Just out | Dinosaur eggshells from the Santonian Milk River Formation of Alberta, Canada @ Cretaceous Research

Just out @ Cretaceous Research


The North American fossil record of dinosaur eggshells for the Cretaceous is primarily restricted to formations of the middle (Albian–Cenomanian) and uppermost (Campanian–Maastrichtian) stages, with a large gap in the record for intermediate stages. Here we describe a dinosaur eggshell assemblage from a formation that represents an intermediate and poorly fossiliferous stage of the Upper Cretaceous, the Santonian Milk River Formation of southern Alberta, Canada. The Milk River eggshell assemblage contains five eggshell taxa: Continuoolithus, Porituberoolithus, Prismatoolithus, Spheroolithus, and Triprismatoolithus. These ootaxa are most similar to those reported from younger Campanian–Maastrichtian formations of the northern Western Interior than they are to ootaxa reported from older middle Cretaceous formations (i.e., predominantly Macroelongatoolithus). Characteristics of the Milk River ootaxa indicate that they are ascribable to at least one ornithopod and four small theropod species. The taxonomic affinity of the eggshell assemblage is consistent with the dinosaur fauna known based on isolated teeth and fragmentary skeletal remains from the formation, although most ornithischians and large theropods are not represented by eggshell. Relative to the Milk River Formation eggshell, similar oospecies occurring in younger Cretaceous deposits tend to be somewhat thicker, which may reflect an increase in body size of various dinosaur lineages during the Late Cretaceous.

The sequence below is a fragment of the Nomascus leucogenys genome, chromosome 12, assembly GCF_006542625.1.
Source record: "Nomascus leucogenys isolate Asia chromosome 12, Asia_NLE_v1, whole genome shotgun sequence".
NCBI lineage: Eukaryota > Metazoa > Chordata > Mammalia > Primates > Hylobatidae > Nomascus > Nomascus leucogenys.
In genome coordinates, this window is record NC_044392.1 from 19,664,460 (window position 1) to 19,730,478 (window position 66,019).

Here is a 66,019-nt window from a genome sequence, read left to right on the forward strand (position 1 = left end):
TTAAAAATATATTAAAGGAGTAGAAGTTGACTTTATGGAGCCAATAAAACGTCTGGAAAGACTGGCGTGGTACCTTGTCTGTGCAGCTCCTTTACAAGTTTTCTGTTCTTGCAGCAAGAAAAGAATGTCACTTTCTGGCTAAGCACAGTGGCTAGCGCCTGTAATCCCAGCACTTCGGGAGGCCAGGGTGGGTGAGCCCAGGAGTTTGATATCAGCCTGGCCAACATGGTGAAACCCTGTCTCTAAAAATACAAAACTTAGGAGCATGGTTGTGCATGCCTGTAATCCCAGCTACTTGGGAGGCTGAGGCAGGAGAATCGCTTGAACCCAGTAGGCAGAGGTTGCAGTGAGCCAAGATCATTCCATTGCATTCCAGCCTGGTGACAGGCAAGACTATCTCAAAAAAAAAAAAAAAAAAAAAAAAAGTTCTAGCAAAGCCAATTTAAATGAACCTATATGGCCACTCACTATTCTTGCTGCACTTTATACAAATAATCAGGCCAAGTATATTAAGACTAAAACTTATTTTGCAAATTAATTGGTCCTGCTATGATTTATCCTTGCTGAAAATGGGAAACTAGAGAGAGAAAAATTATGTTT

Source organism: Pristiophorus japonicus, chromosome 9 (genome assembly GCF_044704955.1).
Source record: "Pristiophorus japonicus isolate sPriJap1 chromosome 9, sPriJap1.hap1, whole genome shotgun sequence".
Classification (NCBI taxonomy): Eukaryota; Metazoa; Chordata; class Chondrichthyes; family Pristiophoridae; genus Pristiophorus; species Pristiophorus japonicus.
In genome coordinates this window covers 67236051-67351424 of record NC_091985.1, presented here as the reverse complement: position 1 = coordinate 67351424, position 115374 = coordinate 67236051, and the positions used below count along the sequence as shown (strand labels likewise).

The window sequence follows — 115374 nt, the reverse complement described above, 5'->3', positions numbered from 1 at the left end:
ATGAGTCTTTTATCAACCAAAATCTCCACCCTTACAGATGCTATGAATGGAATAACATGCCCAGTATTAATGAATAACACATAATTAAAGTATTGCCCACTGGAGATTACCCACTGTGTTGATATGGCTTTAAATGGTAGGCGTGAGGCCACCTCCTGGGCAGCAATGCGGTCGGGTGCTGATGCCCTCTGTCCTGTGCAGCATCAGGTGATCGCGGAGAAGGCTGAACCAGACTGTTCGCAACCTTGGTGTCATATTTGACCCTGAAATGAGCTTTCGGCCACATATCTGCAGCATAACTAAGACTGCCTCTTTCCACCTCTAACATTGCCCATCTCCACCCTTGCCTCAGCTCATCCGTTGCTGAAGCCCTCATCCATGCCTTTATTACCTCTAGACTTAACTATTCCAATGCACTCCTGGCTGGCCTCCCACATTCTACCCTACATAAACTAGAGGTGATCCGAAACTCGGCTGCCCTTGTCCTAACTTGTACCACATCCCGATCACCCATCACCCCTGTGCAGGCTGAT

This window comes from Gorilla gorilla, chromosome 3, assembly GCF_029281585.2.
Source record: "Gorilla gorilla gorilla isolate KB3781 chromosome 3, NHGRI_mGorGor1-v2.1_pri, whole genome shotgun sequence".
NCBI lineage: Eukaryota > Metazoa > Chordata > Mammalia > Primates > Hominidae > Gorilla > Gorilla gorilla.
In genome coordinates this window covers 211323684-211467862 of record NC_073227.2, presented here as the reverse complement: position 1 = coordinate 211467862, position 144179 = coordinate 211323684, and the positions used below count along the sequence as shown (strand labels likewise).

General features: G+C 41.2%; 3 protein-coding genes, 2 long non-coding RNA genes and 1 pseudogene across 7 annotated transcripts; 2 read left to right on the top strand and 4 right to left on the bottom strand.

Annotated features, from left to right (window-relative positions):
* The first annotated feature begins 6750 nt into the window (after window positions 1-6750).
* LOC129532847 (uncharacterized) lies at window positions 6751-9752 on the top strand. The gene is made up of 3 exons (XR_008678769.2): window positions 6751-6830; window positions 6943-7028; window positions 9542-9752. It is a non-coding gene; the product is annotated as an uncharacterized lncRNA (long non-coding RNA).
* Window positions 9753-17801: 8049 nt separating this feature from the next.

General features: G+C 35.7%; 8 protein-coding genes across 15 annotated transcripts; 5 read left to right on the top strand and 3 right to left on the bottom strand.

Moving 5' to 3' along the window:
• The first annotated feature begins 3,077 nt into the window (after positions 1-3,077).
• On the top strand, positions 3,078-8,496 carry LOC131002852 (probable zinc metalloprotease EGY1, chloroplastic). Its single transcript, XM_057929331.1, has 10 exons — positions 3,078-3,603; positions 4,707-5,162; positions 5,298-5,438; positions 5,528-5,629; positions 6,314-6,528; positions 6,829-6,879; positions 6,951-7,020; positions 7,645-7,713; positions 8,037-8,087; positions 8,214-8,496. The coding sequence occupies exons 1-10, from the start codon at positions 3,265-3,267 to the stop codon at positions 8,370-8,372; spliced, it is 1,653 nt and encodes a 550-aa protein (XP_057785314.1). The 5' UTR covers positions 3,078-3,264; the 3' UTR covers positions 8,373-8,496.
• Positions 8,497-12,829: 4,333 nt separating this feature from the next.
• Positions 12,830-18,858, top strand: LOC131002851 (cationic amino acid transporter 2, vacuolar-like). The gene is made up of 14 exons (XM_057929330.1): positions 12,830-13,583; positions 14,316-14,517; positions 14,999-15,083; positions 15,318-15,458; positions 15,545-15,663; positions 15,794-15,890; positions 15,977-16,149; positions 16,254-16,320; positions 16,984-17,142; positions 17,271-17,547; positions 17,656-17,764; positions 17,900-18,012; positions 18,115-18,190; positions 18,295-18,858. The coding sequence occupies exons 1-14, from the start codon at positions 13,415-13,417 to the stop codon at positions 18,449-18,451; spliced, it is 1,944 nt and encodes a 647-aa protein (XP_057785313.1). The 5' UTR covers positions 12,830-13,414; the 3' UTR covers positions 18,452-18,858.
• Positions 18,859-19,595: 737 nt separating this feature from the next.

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Lurdes Fonseca

Assistant Professor and Researcher at University of Lisbon
Sociologist (PhD), Paleontologist (Researcher in Micropaleontology), Majors in Sociology and Biology, Minor in Geology. Main interests in Paleontology: Microfossils, Molecular fossils, Paleobiology and Paleoecology. (read more about me)